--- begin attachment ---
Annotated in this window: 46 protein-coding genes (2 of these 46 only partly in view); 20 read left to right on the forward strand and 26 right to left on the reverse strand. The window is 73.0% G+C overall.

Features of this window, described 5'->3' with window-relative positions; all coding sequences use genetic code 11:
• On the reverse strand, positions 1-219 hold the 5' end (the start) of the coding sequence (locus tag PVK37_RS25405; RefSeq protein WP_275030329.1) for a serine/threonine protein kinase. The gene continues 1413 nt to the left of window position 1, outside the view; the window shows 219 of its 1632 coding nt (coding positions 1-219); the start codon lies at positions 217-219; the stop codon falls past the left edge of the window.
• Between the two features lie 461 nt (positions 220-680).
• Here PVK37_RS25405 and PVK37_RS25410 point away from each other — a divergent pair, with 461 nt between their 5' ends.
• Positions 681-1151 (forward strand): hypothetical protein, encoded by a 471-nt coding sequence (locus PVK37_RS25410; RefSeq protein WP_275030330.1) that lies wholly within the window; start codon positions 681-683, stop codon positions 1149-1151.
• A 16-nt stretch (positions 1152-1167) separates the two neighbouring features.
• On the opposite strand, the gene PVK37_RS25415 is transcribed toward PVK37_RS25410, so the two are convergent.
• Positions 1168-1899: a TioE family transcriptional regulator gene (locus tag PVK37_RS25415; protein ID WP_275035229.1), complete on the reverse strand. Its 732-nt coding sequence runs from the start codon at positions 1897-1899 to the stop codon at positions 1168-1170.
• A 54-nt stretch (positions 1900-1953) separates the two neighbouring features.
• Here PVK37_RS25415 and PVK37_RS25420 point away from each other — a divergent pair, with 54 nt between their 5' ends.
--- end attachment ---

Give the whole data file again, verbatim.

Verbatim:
Annotated in this window: 46 protein-coding genes (2 of these 46 only partly in view); 20 read left to right on the forward strand and 26 right to left on the reverse strand. The window is 73.0% G+C overall.

Features of this window, described 5'->3' with window-relative positions; all coding sequences use genetic code 11:
• On the reverse strand, positions 1-219 hold the 5' end (the start) of the coding sequence (locus tag PVK37_RS25405; RefSeq protein WP_275030329.1) for a serine/threonine protein kinase. The gene continues 1413 nt to the left of window position 1, outside the view; the window shows 219 of its 1632 coding nt (coding positions 1-219); the start codon lies at positions 217-219; the stop codon falls past the left edge of the window.
• Between the two features lie 461 nt (positions 220-680).
• Here PVK37_RS25405 and PVK37_RS25410 point away from each other — a divergent pair, with 461 nt between their 5' ends.
• Positions 681-1151 (forward strand): hypothetical protein, encoded by a 471-nt coding sequence (locus PVK37_RS25410; RefSeq protein WP_275030330.1) that lies wholly within the window; start codon positions 681-683, stop codon positions 1149-1151.
• A 16-nt stretch (positions 1152-1167) separates the two neighbouring features.
• On the opposite strand, the gene PVK37_RS25415 is transcribed toward PVK37_RS25410, so the two are convergent.
• Positions 1168-1899: a TioE family transcriptional regulator gene (locus tag PVK37_RS25415; protein ID WP_275035229.1), complete on the reverse strand. Its 732-nt coding sequence runs from the start codon at positions 1897-1899 to the stop codon at positions 1168-1170.
• A 54-nt stretch (positions 1900-1953) separates the two neighbouring features.
• Here PVK37_RS25415 and PVK37_RS25420 point away from each other — a divergent pair, with 54 nt between their 5' ends.